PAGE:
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Re: Diesel Fuel in Crankcase Oil

Quote:
Originally Posted by delmarrey View Post
As in the other thread post #16, there is a direct link between the injection pump and lube oil thru the lube line. If the pump piston seals are leaking, the fuel goes right into the same cavity as the lift pump and then back into the lube system and make oil just as if it were the lift pump.


I will have to study this more. What I understand you saying is -- " an injector pump piston seal leak will cause diesel fuel to go through the lube line and into the lubricating oil system." Then you continue to say, "It will make oil just as if it were the lift pump" My question is -- If you bypass the lift pump so that it is no longer getting fuel from the tank, then connect the hose that leads from the lift pump to the secondary filter back to the intake port of the lift pump, and finally run an electric pump connected from the tank to the secondary filter on the engine will this prevent the injector pump from making oil. It will obviously prevent the lift pump from making oil but what I don't understand is will this prevent the injector pump with a bad seal from making oil?

I had isolated the lift pump and thought my problem was diagnosed. Replaced the lift pump and replumbed the hoses to their original configuration and thought my problem was resolved but since then I have not used the engine much. I run it at about 75% (2200 RPM) when I use it but I turn it off as soon as I can go sailing. It may run for ten minutes or it may be an hour. Last time I went sailing I ran it for two hours and it seems like the engine is making oil but not enough to be certain.

Because I am a little confused in reading this I will restate my question and hopefully you can understand one of the two ways I have asked the question -- If a leaking injection pump is the cause of making oil will isolating the lift pump from the fuel prevent the injector pump from making oil?
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Old 29-11-2011, 13:00   #14
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Re: Diesel Fuel in Crankcase Oil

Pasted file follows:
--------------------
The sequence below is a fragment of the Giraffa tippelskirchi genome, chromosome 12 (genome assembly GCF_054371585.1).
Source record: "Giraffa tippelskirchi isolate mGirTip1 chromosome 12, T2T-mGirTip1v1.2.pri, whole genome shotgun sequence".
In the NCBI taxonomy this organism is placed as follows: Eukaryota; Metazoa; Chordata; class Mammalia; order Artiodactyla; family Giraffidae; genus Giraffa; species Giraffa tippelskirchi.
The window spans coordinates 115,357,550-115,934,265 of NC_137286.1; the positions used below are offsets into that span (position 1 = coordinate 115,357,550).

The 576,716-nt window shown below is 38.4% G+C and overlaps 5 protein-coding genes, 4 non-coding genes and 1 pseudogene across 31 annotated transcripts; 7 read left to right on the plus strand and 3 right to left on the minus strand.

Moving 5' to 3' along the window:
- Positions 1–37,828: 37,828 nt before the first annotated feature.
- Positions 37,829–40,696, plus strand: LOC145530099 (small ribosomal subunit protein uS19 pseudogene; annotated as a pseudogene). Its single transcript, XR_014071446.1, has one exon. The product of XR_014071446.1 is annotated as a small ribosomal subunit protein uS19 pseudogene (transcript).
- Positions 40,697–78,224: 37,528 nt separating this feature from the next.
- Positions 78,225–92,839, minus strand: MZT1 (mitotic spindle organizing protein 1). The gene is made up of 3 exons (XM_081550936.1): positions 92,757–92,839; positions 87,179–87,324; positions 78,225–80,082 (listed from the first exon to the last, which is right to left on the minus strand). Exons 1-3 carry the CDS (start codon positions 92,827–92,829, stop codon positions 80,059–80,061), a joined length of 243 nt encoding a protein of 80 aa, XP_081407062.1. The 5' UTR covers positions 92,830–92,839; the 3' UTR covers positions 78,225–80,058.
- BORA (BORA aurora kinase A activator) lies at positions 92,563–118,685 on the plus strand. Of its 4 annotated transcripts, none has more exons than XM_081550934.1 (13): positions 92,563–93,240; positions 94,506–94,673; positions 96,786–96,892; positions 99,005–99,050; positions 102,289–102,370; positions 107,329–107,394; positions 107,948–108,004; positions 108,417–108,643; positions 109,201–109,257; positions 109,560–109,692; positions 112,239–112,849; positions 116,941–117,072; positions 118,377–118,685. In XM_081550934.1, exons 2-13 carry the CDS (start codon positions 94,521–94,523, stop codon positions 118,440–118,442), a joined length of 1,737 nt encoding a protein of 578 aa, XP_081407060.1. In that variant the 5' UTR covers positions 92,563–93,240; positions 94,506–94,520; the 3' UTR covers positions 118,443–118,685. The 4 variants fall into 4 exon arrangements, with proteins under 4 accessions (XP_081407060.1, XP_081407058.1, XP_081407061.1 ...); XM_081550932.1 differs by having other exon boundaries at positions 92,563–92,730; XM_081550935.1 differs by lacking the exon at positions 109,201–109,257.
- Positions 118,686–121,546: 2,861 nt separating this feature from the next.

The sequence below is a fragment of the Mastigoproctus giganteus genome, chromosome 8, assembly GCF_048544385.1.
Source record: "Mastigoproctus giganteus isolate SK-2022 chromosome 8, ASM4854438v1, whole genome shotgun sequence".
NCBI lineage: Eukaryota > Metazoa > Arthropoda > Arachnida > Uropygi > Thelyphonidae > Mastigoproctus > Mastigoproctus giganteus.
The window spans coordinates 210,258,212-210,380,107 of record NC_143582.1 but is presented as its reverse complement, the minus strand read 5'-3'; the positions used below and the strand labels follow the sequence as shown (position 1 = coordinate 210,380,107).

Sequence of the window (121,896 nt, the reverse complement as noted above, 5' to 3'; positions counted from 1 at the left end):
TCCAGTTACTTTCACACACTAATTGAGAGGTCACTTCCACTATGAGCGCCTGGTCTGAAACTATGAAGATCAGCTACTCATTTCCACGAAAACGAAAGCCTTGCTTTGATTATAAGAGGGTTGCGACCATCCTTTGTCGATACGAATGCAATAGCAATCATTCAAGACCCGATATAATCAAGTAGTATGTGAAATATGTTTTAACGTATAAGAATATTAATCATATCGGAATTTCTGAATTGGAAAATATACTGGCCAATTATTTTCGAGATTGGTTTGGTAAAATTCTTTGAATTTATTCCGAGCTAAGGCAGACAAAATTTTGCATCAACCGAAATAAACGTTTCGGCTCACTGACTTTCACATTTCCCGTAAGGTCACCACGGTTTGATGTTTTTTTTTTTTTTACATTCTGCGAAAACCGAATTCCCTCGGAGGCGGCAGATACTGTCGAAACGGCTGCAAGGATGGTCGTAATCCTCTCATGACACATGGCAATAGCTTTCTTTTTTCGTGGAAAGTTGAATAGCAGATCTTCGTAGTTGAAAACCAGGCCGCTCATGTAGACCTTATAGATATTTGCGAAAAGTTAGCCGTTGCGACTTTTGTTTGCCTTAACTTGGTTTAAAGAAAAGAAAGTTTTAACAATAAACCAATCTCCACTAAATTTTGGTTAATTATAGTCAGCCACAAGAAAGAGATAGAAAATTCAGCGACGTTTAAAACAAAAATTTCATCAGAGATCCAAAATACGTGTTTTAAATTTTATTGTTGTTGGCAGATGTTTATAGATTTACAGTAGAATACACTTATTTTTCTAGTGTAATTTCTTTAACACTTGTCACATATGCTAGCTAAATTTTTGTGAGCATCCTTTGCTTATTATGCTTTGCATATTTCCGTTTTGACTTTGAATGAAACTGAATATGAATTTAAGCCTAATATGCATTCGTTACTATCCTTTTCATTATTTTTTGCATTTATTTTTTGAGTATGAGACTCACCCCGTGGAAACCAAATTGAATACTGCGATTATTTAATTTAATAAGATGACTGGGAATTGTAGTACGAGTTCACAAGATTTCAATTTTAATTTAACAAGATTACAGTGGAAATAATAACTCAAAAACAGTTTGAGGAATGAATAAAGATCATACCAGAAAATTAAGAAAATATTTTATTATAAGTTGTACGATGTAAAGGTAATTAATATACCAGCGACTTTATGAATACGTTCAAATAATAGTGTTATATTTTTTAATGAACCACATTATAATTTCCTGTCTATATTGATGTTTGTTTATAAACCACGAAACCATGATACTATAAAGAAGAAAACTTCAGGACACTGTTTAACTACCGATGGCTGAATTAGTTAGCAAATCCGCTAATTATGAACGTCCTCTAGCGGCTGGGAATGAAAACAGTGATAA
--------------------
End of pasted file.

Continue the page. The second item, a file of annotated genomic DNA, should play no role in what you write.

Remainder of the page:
Quote:
Originally Posted by Charlie View Post
I will have to study this more. What I understand you saying is -- " an injector pump piston seal leak will cause diesel fuel to go through the lube line and into the lubricating oil system." Then you continue to say, "It will make oil just as if it were the lift pump" My question is -- If you bypass the lift pump so that it is no longer getting fuel from the tank, then connect the hose that leads from the lift pump to the secondary filter back to the intake port of the lift pump, and finally run an electric pump connected from the tank to the secondary filter on the engine will this prevent the injector pump from making oil. It will obviously prevent the lift pump from making oil but what I don't understand is will this prevent the injector pump with a bad seal from making oil?

I had isolated the lift pump and thought my problem was diagnosed. Replaced the lift pump and replumbed the hoses to their original configuration and thought my problem was resolved but since then I have not used the engine much. I run it at about 75% (2200 RPM) when I use it but I turn it off as soon as I can go sailing. It may run for ten minutes or it may be an hour. Last time I went sailing I ran it for two hours and it seems like the engine is making oil but not enough to be certain.

Because I am a little confused in reading this I will restate my question and hopefully you can understand one of the two ways I have asked the question -- If a leaking injection pump is the cause of making oil will isolating the lift pump from the fuel prevent the injector pump from making oil?
I would say no!
The lift pump and the leaking seals in lower section of the injector pump occupy the same space. I suspect that the pressure from the leaking injection pump is forcing the fuel down the lube line and back into the oil system. That is the only way fuel can get from the lift/injection pump back into the crankcase, other then bypassing the cylinder piston rings. A compression check should indicate that.

The oil pressure is 100 PSI or less. The fuel pressure on a 4JH is around 3000+ psi. If the injection pump seals are leaking it's most likely forcing fuel back up the lube line.
If you pull off the lube line and there is fuel in it, there you go!


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Old 29-11-2011, 13:18   #15
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Re: Diesel Fuel in Crankcase Oil

Maybe these pictures will make better sense. The red arrow being the flow of the fuel.